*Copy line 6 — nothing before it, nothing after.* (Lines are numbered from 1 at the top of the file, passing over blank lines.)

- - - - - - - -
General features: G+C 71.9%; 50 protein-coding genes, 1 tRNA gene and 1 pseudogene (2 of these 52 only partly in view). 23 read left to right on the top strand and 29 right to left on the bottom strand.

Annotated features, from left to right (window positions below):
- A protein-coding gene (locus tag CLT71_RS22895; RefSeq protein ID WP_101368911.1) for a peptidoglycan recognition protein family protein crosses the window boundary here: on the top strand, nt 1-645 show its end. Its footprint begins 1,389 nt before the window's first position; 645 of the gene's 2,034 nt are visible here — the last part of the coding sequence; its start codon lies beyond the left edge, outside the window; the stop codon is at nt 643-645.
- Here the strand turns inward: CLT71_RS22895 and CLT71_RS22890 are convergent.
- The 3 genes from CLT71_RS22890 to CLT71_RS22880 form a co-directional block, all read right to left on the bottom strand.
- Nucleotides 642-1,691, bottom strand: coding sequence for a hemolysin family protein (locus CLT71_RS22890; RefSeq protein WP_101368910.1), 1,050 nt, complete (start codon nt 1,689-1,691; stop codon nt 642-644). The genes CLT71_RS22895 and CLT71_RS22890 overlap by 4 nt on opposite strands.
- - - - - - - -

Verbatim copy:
- Nucleotides 642-1,691, bottom strand: coding sequence for a hemolysin family protein (locus CLT71_RS22890; RefSeq protein WP_101368910.1), 1,050 nt, complete (start codon nt 1,689-1,691; stop codon nt 642-644). The genes CLT71_RS22895 and CLT71_RS22890 overlap by 4 nt on opposite strands.